The utilization of hospital follow-up for every follow-up person-year was evaluated after 1994 when the frequency of follow-up was recommended to be given once a year. This hospital follow-up was evaluated according to the guidelines of follow-up of patient with a breast cancer. Underuse of hospital follow-up was defined as there was no hospital follow-up in patients who supposed to have hospital follow-up during that period according to the guidelines. The underuse of mammography was defined as having no mammogram in a period of at least 14 months in women who were followed-up in hospital. Women whose time between two mammograms was less than 10 months were first identified and then evaluated whether the second mammogram was appropriate according to the guidelines, if not, it would be considered as an overuse of annually mammography.
Determinants potentially related to the underuse of hospital follow-up care, mammography were evaluated in a multivariate model by generalized estimating equations (GEE) which accounted for the dependent outcomes within breast cancer survivors. Odds ratios (OR) were calculated to reflect the potential associations between determinants and outcomes. Outcomes considered were whether patients underused hospital visits or yearly mammography after primary treatment (yes or no). Determinant potentially related were age at primary diagnosis, year at diagnosis, year after primary treatment, whether the first tumour was detected during national breast cancer screening program, family history, comorbidity, characteristics of first tumour and treatment for first tumour. The periods of each constant guideline were taken into accounted as covariate. Only results from multivariate analyses are presented.
Of the 662 women included in this study, 197 (29.8%) patients were younger than 50 years of age at diagnosis of the first tumour and the median age was 57.7 (26-93). Family history of breast cancer was present in 150 (22.7%) patients and comorbidity was present in 276 (41.7%) patients. 423 (63.9%) patients had mastectomy and 214(32.3%) had had breast conserving therapy for their first tumour. 20.1% of the patients received chemotherapy, and 138(20.8%) of the patients received hormonal therapy. The median follow-up time was 9.0 years (0.3-18.1) (See Table 1).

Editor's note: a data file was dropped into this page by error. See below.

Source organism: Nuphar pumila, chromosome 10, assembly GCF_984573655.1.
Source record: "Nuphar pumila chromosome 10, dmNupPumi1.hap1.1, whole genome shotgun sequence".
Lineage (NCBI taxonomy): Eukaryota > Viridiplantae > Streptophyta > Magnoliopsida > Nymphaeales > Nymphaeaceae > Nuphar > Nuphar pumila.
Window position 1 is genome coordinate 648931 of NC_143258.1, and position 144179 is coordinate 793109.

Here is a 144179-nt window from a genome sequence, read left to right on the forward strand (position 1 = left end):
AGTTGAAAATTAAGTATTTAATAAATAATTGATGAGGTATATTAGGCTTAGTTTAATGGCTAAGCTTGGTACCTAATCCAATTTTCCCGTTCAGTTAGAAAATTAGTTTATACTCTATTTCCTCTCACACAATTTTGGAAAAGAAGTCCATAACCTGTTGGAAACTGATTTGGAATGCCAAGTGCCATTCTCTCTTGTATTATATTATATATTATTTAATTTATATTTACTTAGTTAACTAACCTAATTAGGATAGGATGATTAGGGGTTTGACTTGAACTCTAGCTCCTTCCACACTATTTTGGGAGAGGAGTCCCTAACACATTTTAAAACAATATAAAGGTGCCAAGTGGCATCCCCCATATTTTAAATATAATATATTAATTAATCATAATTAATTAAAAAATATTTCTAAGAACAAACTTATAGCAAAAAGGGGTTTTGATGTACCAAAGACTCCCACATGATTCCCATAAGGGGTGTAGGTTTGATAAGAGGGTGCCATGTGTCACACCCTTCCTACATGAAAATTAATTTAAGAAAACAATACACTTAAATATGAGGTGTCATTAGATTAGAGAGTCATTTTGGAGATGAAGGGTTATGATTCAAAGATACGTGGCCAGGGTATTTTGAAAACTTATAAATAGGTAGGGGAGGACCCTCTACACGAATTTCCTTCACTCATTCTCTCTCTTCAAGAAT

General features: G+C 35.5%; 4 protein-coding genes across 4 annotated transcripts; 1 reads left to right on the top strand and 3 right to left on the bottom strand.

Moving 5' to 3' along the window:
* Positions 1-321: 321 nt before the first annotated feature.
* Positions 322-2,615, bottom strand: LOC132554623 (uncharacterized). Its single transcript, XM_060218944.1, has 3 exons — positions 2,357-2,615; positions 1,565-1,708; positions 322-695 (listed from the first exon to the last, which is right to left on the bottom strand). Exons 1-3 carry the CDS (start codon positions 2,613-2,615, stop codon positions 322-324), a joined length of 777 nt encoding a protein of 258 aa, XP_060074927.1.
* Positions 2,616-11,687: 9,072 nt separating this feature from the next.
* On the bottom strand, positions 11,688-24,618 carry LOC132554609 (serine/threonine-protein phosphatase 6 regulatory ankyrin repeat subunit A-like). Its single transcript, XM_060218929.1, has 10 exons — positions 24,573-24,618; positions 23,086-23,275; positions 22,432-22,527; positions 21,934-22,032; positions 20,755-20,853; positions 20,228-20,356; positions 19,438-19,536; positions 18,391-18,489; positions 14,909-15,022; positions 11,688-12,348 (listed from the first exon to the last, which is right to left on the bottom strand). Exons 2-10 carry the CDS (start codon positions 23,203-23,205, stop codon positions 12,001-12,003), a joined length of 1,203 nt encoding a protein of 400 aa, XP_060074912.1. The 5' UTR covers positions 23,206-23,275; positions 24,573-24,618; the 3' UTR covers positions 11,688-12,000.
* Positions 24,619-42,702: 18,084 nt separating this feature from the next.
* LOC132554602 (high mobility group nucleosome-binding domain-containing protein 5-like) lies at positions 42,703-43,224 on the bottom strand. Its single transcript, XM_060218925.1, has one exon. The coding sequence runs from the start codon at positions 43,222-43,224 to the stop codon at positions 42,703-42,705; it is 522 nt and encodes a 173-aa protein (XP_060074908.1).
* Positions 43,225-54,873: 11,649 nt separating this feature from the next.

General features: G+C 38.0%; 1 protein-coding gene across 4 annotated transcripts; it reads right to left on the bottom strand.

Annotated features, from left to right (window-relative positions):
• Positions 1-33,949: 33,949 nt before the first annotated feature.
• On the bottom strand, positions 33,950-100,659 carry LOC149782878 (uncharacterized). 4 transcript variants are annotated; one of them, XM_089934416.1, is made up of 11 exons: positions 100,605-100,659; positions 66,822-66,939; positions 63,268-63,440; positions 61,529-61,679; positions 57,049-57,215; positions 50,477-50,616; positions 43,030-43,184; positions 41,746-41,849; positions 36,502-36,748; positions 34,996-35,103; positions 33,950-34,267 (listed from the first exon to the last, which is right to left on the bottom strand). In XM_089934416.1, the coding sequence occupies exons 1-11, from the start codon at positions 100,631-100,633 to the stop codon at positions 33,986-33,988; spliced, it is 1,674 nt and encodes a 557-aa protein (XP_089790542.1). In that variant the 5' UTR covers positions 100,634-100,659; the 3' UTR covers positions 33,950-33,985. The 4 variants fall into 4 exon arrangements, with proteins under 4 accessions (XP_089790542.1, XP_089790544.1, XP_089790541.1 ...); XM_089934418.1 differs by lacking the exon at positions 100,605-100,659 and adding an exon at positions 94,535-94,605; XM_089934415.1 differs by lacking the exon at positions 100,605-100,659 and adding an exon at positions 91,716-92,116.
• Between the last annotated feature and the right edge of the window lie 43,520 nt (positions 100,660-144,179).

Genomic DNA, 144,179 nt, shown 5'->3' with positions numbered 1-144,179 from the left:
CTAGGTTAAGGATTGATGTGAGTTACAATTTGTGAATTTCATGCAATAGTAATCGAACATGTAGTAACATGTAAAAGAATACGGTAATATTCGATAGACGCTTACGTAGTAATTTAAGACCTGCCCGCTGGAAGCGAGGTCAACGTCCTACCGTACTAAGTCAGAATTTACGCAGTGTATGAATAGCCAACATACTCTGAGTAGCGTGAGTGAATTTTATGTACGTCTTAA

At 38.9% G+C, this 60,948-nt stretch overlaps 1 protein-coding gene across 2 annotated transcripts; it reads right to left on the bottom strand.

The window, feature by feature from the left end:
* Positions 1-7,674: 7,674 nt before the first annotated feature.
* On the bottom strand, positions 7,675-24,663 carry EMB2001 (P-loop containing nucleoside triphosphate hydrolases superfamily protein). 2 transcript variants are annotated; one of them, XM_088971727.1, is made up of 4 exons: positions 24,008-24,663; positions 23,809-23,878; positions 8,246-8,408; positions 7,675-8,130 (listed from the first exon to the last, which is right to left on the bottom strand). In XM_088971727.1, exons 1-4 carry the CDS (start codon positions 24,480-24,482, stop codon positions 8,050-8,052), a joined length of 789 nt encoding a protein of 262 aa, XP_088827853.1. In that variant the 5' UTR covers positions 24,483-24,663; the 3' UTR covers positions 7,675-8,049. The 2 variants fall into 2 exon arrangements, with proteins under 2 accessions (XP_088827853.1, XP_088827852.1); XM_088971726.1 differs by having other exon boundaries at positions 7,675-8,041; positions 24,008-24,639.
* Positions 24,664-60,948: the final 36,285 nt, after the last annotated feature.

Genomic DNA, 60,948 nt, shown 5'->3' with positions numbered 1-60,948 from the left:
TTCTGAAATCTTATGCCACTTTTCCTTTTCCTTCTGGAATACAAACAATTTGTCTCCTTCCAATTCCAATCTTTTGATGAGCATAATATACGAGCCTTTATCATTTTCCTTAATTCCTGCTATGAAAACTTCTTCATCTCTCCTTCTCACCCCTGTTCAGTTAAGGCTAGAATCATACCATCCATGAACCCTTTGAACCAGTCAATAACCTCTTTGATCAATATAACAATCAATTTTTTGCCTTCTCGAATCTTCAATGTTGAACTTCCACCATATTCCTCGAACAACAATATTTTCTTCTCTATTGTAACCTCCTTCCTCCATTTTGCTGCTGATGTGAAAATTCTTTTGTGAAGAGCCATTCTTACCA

Ending of hospital follow-up
Of the 662 women, routine hospital follow-up was documented to be ended for 247(37.3%) among which 90 (36.4%) patients the time of stopping their hospital follow-up was earlier than it would have been based on the guidelines. Out of these 90 patients, 38 (42.2%) patients followed the doctor's advice to stop being hospital follow-up. 18 (20.0%) patients themselves decided to stop hospital follow-up, 9 (10.0%) patients stopped routine hospital follow-up because of comorbidity and 25 (27.8%) patients were transferred to the National Breast Cancer Screening Program sooner than was recommended by guidelines. 178 (72.1%) out of 247 patients were younger than 75 years of age at the time of ending their routine hospital follow-up. Of these, 156 (63.2%) patients were between 50 and 75 years and, 48 (30.7%) patients were transferred to the National Breast Cancer Screening Program. For 90 (36.4%) patients the time of stopping their hospital follow-up was earlier than it would have been based on the guidelines.
Utilization of hospital follow-up visits
The long-term routine hospital follow-up visits decreased over time gradually. 2.4%, 16.1% and 33.5% patients had less follow-up visits than recommended in the national guideline at the first, fifth and tenth year after treatment (see Table 2). The total number of registered contacts was 10,553. Patients had an average of five visits in the first year, three times in the second year, twice in the third to fifth year and once in the years after. During their hospital follow-up, 109 (16.5%) patients were found both to underuse and to overuse hospital follow-up visits, 221 (33.4%) patients were found to underuse hospital follow-up visits, 99 (15.0%) patients were found to overuse hospital follow-up visits and 233 (35.2%) patients were compliant with the recommended frequency of hospital follow-up visits.